A generation ago, bingo games were serious fundraisers for Torah institutions. Most Yeshivas ran them, and as the staff at the game could only be volunteers, many a yeshiva bachur found himself “volunteering” to work the game.
Every game had its version of Sadie—an older woman in her housecoat, sitting at the end of the third row. On the table were her good luck charms—her lucky rabbit foot keychain, her lucky pennies, her winning card from last month—all laid out in exact “lucky” order. And, she sat there, waiting for her special number to be called.
“I-19.” And she would say, “I-19, that’s my number!” as she held her rabbit foot even closer for better luck.
To many people, when they tell you to have bitachon, they mean something like this. A sort of good luck charm, a kind of wishful thinking, as in, “Have faith. Keep good cheer. Things will work out in the end.” But, like Sadie, they don’t really believe in this stuff, they surely don’t know it to be so—they just sort of, kind of, hope that, things will work out.
And while many people “frum speak,” and use the vernacular, they aren’t any more sophisticated than Sadie—they just use different terms. “It’s all mazel.” “He has a good mazel.” “Of course he does well in business; he has mazel.” “To succeed in life, you need mazel.”
And it could well be that when they say, “It’s bashert,” they don’t know the difference between bitachon, or mazel, or Karma, or voodoo—or whatever. But it doesn’t matter—because it’s all the same. Just some sort of, hazy, confused, wishful thinking.
This has nothing to do with bitachon. Bitachon is based on knowing that Hashem is active in the running of the world. Bitachon is founded on the knowledge that Hashem is with me throughout my day, observing, protecting and helping me. Bitachon rests on the understanding that Hashem controls every outcome. It isn’t mazel, it isn’t lucky rabbit feet—it’s Hashem.
And before a person can reach any real level of bitachon, he has to have a firm grasp of the fourth level of emunah. He has to understand that Hashem is here—right here. Active. Involved. Present and accounted for, in the running of my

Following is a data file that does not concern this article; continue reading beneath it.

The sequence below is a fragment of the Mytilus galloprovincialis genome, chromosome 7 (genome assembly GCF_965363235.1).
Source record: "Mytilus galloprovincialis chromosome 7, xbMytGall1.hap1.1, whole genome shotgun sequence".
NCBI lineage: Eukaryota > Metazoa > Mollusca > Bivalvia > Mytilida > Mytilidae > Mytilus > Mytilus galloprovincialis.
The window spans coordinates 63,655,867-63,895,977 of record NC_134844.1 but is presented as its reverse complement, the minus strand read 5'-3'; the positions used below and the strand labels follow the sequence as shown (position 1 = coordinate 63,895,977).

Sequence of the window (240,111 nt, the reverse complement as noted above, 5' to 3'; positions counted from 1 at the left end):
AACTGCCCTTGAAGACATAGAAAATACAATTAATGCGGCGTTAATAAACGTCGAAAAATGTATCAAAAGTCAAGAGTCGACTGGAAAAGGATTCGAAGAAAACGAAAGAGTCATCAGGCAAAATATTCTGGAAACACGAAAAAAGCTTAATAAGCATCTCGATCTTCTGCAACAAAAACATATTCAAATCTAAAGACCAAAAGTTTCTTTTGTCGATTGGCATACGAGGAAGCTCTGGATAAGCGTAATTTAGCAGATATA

But there’s one more point that requires understanding. Many times when people use the word bitachon, they mean “faith,” as in, “We can’t really know—but we have faith.”
But faith and bitachon have very little to do with one another.
Faith is something that we have in people. Imagine that you offer to buy my car. You name a price, I agree, and then you ask, “Is it okay if I pay you by check?”
Hmmmm… Do I take your check or not? Well, it depends. If the amount is small, and I know you well, I probably have faith that you’re good for the money. But if I’m selling my car for fifteen thousand dollars, and I don’t know you that well, do I have faith that your check won’t bounce?
Bitachon isn’t supposed to be some sort of wistful, foggy “I hope it’s true,” sort of sense. It is knowledge. Knowing that Hashem is present. Knowing that Hashem is involved in my life. Knowing that Hashem will come through for me.
Once upon a time there were people who had rock solid powerful trust. The Avos were on that level. Avraham, Yitzchak and Yaakov walked with Hashem. Sarah, Rivkah, Rachel and Leah spoke to Hashem. Of course they trusted. Of course they weren’t afraid—how could they be? Hashem was right there with them.
For us, our work lies in making our beliefs tangible. We have to come to see Hashem. We need to train ourselves to find Him—hiding, yet controlling all. We start with the big picture issues. Looking at the world and seeing that it has a Creator. Studying the astonishing system of nature and getting a sense of awe of the One who formed it. Then we study life on this planet. We review history—the history of the world and the history of our lives. And we discover Hashem. We see the Orchestrator behind the scenes, coordinating, choreographing all of the events of mankind’s tumultuous existence. And eventually we reach that goal of seeing Hashem. Not sort of hoping, or praying, or wishing—but knowing that Hashem is with us.
The words of this author reflect his/her own opinions and do not necessarily represent the official position of the Orthodox Union.
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